In “Hume’s Deathbed Reading: A Tale of Three Letters”, Baier is interested in Hume’s own character as revealed not only by the way he faced death, but also by what he was reading shortly before he died. Why, however, is there a mystery about what he was reading? Didn’t Adam Smith report in one of two letters he wrote about Hume’s death that he was reading Lucian’s “Dialogues of the Dead”? Didn’t he report in both that Hume was joking about what excuses he might offer Charon to delay his death? Since the standard excuses — wanting to see his daughter married, his house completed, or enemies revenged — weren’t options for him, Hume thought he might say he was busy editing his published work and wanted to see what effect they would have, especially “in hastening the downfall of the prevailing system of superstition”.
The problem is that none of Lucian’s “Dialogues of the Dead” contain any of the excuses Hume considered and ruled out. However, there is a third letter, written by Hume’s physician, William Cullen, which is now readily available in full to Hume scholars in James Fieser’s Early Responses to Hume. Not only does Cullen report that Hume was reading Lucian’s “Kataplous” or “The Downward Journey”, but also this work contains many of the excuses Smith mentions Hume rejected. There was, and continues to be, a great deal of interest in how Hume, “the Great Infidel”, faced death. To be reading and “mock-casting” himself in a Lucian dialogue was certainly offensive to Christian ideas about how we should face death. Hume, even on his deathbed, was mocking superstition.
In the seven chapters that comprise the “difficult and abstruse” Part II, Baier turns her attention to "the Treatise and its relation to the works in which Hume ‘cast anew’ the material in its three books" (vii). While she says a bit about Hume’s rewrites of Books 2 and 3, primarily to dump on A Dissertation on the Passions as a disappointingly short and superficial take on Book 2, Baier’s real interest and her focus in Part II is on the changes Hume made in transforming Book 1 into EHU.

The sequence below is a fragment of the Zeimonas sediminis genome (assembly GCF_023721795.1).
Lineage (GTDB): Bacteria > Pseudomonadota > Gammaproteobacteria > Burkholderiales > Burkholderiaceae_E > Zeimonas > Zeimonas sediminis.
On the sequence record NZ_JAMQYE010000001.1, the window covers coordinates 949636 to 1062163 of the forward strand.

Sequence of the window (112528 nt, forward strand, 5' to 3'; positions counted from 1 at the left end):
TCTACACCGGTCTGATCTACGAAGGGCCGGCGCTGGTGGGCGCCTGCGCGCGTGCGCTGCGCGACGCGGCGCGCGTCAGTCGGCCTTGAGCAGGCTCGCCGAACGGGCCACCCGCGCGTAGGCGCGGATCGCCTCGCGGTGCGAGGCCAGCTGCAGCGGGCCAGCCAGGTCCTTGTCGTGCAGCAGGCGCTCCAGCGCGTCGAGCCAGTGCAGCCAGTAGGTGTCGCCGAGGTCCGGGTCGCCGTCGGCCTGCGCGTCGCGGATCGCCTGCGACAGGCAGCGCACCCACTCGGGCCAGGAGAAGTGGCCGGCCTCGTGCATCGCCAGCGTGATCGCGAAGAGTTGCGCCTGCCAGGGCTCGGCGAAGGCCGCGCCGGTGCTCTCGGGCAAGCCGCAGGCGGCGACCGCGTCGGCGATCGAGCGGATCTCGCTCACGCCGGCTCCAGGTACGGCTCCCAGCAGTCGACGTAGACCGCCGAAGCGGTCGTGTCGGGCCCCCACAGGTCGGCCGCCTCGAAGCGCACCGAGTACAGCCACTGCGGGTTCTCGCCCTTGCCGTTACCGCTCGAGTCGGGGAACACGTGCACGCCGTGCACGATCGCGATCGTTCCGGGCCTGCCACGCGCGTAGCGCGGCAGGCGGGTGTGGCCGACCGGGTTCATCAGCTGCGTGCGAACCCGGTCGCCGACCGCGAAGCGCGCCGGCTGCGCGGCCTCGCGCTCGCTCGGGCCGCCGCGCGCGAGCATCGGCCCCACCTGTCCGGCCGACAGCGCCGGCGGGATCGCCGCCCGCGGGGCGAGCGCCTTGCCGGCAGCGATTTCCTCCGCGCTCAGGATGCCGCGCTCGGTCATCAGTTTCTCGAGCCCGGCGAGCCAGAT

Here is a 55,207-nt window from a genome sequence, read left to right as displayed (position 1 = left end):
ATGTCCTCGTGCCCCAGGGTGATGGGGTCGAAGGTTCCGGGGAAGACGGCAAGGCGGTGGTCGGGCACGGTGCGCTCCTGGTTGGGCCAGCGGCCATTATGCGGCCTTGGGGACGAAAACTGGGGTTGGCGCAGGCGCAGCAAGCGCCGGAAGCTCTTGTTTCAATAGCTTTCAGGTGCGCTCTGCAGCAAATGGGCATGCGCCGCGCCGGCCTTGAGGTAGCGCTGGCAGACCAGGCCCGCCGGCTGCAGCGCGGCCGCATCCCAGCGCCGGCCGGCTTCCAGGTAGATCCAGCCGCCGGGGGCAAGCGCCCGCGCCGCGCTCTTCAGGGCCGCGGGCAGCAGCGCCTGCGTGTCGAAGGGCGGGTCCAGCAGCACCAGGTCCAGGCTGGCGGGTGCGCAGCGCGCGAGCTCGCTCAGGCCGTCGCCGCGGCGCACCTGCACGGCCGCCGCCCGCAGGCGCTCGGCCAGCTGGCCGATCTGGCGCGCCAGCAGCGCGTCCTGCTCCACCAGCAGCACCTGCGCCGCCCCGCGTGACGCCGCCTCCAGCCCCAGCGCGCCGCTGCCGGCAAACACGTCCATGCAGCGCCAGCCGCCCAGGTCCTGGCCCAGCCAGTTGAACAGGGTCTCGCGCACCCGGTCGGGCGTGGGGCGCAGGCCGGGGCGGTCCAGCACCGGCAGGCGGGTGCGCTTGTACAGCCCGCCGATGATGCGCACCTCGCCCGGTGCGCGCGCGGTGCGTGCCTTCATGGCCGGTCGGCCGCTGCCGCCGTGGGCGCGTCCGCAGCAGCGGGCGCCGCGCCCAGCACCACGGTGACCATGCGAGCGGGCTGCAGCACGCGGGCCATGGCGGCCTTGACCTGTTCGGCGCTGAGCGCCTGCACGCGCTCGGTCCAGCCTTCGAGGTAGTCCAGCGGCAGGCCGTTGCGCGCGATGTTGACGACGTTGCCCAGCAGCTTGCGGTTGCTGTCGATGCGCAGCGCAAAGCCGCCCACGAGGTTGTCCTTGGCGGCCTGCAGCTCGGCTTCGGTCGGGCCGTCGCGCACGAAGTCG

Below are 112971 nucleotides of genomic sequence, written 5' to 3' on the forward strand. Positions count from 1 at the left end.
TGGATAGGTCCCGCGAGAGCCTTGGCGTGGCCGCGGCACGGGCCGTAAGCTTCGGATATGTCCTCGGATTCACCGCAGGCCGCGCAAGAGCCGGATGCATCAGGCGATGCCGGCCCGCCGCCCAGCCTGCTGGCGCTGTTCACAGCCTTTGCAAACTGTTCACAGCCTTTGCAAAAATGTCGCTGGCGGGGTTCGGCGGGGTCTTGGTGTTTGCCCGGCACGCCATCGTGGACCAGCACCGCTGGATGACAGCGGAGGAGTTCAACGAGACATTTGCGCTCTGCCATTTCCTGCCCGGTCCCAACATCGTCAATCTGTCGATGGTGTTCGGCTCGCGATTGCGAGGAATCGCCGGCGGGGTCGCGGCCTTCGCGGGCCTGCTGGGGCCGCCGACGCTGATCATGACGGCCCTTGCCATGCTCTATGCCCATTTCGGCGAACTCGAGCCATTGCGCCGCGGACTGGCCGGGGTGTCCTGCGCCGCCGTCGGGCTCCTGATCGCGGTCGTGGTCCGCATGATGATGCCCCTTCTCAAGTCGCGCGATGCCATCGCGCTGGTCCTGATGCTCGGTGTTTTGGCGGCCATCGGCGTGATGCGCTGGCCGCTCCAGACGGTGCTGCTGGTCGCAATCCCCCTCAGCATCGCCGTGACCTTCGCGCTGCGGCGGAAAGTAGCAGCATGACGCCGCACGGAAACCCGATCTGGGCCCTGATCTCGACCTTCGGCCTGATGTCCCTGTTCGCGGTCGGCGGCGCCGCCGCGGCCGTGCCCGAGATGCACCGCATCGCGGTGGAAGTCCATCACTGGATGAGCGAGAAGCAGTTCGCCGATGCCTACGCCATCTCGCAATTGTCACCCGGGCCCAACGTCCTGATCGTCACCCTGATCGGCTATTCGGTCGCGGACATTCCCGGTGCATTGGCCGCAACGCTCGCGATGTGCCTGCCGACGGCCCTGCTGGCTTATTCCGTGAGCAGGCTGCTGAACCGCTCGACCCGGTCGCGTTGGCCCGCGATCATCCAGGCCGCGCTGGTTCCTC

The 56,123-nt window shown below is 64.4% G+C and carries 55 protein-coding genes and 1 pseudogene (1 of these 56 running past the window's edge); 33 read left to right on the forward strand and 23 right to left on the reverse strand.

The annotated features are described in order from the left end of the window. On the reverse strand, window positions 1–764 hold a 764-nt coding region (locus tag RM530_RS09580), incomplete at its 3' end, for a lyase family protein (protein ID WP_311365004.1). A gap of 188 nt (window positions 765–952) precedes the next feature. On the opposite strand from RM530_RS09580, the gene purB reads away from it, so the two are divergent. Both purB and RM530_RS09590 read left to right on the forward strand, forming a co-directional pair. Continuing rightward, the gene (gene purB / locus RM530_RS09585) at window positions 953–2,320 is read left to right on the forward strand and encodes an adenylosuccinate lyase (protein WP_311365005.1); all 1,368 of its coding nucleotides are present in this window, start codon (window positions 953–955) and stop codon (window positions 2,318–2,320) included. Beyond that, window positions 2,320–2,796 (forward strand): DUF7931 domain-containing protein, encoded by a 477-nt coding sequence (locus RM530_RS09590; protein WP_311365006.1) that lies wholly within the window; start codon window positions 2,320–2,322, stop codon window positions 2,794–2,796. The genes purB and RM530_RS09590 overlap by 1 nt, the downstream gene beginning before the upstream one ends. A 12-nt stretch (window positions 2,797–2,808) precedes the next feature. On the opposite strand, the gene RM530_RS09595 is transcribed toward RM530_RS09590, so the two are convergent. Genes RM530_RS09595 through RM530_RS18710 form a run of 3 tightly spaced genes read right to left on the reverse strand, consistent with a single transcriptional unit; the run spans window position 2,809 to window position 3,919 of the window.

Baier acknowledges that “there is some repetition” in these chapters, and indeed there is. This is not necessarily a bad thing. It allows Baier to return, again and again, to a few core theses about Hume’s changes to Book 1, why he made them, and what she thinks he might have done with them. Each time she returns to a topic, she approaches it from a slightly different perspective of emphasis and detail, which fleshes out and makes richer the results of her “further reflections”.
Baier believes the key to understanding why Hume made the changes he did in EHU can be found in the concerns he expresses in his Appendix to the Treatise, which was published along with Book 3 in 1740. Hume worries there about various aspects of his theory of belief, in particular whether “vivacity” is the best way to characterize “the nature of this feeling or sentiment” (T 624). His most dramatic revelation, however, is that “upon a more strict review” of his account of personal identity, “I find myself involv’d in such a labyrinth, that … I neither know how to correct my former opinions, nor how to render them consistent” (T 633).
Baier asks what prompted Hume to make this confession. She plausibly conjectures that the two early reviews of the Treatise, which we know he read, occasioned his second thoughts. The reviewers targeted the very topics that Hume revisited in the Appendix and that he either dropped altogether or changed considerably in EHU. They mocked his use of “vivacity” to characterize belief, ridiculed his views on the causation of belief, and roundly rejected his account of personal identity as decidedly inferior to Locke’s.
The young Hume, Baier concludes, took their jibes to heart. In EHU, he doesn’t mention personal identity, drops his account of vivacity transmission in causation and belief formation, and modifies his definitions of cause accordingly. These changes, she maintains, aren’t related only because the same sources prompted them. They are also importantly and intimately interrelated philosophically, even if Hume himself failed to see all of their ramifications because “he underestimated the resources of his own theory of the human understanding” (181).
Baier’s “main aim” in Part II is “to show the unexploited richness of [Hume’s] positive theory of mind” (182). Her project consists partly in explaining the philosophical significance of the changes Hume made in EHU, and partly in imaginatively reconstructing an “account Hume could indeed have given of what he called himself” (181).